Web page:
Eczema Treatment

Dermatologists can help you manage eczema by helping you to look after your skin as a whole. Striving for naturally healthy skin can be difficult when faced with a condition such as eczema but many sufferers see improvements when assiduously avoiding certain chemicals typically found in skin lotions, creams, soaps, and toners. Much of eczema treatment looks at enhancing overall skin health to decrease flare-ups of eczema symptoms.

Reducing toxin exposure from products applied to the skin may help you to reduce your reliance on eczema medications designed to lower inflammation. Good natural skin care can also relieve eczema symptoms should they arise.

Avoiding Eczema Triggers

For many people with eczema, it can help to keep a basic food and symptom diary for a few weeks to track any flare-ups and see if there are any obvious triggers. It’s also a good idea to jot down any changes in use of laundry detergents, washing up liquid, or personal care products, as well as to make a note of any changes in routine, medications, or stress levels.

Smartphone apps can help with food-tracking and symptoms, and many also have space for additional notes that can help with this kind of analysis.

Read more about removing allergens and irritants in baby eczema.

Eczema Treatment – Reducing Itchiness and the Urge to Scratch

It is extremely beneficial to reduce skin-scratching when trying to manage eczema. This can help reduce the risk of skin infections. Some people with eczema find it helps to keep their fingernails short (also, be sure to keep fingernails clean to reduce infection!). In some cases, it can help to wear thin cotton gloves at night to avoid scratching in your sleep.

Cold compresses can also help to relieve skin inflammation and the urge to itch. Wrap an ice pack in a tea towel and apply this to the itchy area of skin for a few minutes to relieve the itchiness.

In addition, there are many natural remedies for itchy skin relief that can be added as a compress, in the bathtub, or in the form of a lotion or cleanser. Some of these include:

  • Oatmeal (in a compress or in the bath)
  • Bleach (can help prevent infection in eczema-prone skin) – add 1/2 cup of bleach for a full tub of water and mix well. Soak for 10 minutes then rinse skin with clean lukewarm water
  • Coconut and/or jojoba oil
  • Calendula (marigold flowers)
  • Vegetable (not animal) glycerin – Mix a 1-1 ratio of glycerin and water in a spray bottle and spray on skin as needed
  • Witch hazel (mixed with green clay, perhaps)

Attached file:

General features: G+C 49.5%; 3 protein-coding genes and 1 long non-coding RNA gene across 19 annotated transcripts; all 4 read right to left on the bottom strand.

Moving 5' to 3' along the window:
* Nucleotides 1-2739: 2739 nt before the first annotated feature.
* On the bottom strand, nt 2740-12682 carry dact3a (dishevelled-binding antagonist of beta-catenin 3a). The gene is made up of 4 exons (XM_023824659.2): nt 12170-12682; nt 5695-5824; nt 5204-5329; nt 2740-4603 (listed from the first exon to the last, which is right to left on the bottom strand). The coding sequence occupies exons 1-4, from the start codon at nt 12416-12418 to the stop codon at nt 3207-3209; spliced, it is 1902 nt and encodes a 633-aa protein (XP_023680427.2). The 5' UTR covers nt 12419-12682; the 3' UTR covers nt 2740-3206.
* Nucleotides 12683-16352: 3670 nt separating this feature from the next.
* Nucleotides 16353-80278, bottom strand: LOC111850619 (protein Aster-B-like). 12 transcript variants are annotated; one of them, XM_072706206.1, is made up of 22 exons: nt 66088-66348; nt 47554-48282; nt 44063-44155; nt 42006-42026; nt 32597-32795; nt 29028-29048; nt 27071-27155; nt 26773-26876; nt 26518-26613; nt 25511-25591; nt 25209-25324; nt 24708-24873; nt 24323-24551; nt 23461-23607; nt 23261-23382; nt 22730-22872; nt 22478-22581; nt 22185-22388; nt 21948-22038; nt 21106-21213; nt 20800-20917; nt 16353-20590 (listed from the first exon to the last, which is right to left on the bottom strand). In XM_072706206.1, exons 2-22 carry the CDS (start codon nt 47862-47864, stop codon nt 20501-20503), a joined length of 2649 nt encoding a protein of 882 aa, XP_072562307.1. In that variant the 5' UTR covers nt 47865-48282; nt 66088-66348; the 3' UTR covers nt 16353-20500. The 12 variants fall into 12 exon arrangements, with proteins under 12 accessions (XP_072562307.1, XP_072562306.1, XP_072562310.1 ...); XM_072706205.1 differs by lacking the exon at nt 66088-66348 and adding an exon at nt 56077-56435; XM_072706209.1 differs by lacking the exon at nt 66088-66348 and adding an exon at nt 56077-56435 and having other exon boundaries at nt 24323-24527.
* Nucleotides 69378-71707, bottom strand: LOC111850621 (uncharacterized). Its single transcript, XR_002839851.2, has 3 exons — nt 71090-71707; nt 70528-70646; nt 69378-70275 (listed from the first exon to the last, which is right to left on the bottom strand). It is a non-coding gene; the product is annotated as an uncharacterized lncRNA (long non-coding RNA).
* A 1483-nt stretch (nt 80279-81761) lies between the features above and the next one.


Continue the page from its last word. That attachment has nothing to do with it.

• Borage (starflower) oil.

Staying Hydrated to Keep Eczema at Bay

Keeping the skin hydrated is extremely important for eczema sufferers as this can help prevent the skin from cracking and feeling even itchier. A humidifier in the home may help although the atmosphere should not be damp as this may encourage the growth of moulds which can themselves at as allergens for eczema sufferers. Moisturising two or three times each day is advised for many patients although the lotions used should be natural skin lotions which are alcohol-free, paraben-free, unfragranced and with no added colours or dyes.

Antihistamines for eczema

Many patients rely on antihistamine medications to control their symptoms of eczema and these can be effective in reducing the itchiness of their skin and other allergy symptoms. Antihistamines may be bought over the counter without a prescription or obtained through the doctor.

It is important to remember that some antihistamines can cause drowsiness so should not be used when driving or when the patient needs to be fully alert. These antihistamines may, however, be useful for those who scratch their skin in their sleep. Non-drowsy antihistamines are also available over the counter, such as fexofenadine (Allegra), loratadine (Claritin, Alavert), and cetirizine (Zyrtec). Many of these have an expensive brand-name product which is no different from the generic drug.

Antihistamines can have side-effects other than drowsiness, with some people experiencing dizziness, headaches, loss of appetite, gastrointestinal (stomach) upset, changes in vision, mood swings and irritability, and a dry mouth and nose. Sometimes these side-effects are shortlived and wear off as a person becomes used to the medication. Where the symptoms persist or are severe the patient should seek medical assistance and an alternative antihistamine or eczema treatment may be prescribed. Severe side-effects of antihistamines can include respiratory (breathing) problems, irregular heartbeat or a pounding heart, ringing in the ear (tinnitus), and problems with urination. Should these occur the patient should seek immediate medical attention and stop taking the antihistamine as a precaution.

Antihistamine medications for eczema may not be suitable for all sufferers and it is important to let the prescribing physician of pharmacist know of any history of glaucoma, stomach ulcers, heart disease, high blood pressure, seizures, thyroid overactivity, lung problems, and difficulty urinating (due to an enlarged prostate, for example). Patients may experience disruptions in orthostatic blood pressure regulation resulting in dizziness when standing up too quickly. Rising slowly from a seated position or after lying down is advised.

Elderly patients with eczema who are taking antihistamines may be more sensitive to the side-effects of such medication and may be advised against their use due to other medical conditions and medication. Children under twelve years of age are usually not recommended to take long-acting forms of antihistamines and those under six should not be given these drugs without doctor’s approval. Those who are pregnant or breastfeeding should be cautious with the use of antihistamines for eczema as the medication can be excreted through breast milk and may interfere with foetal development.

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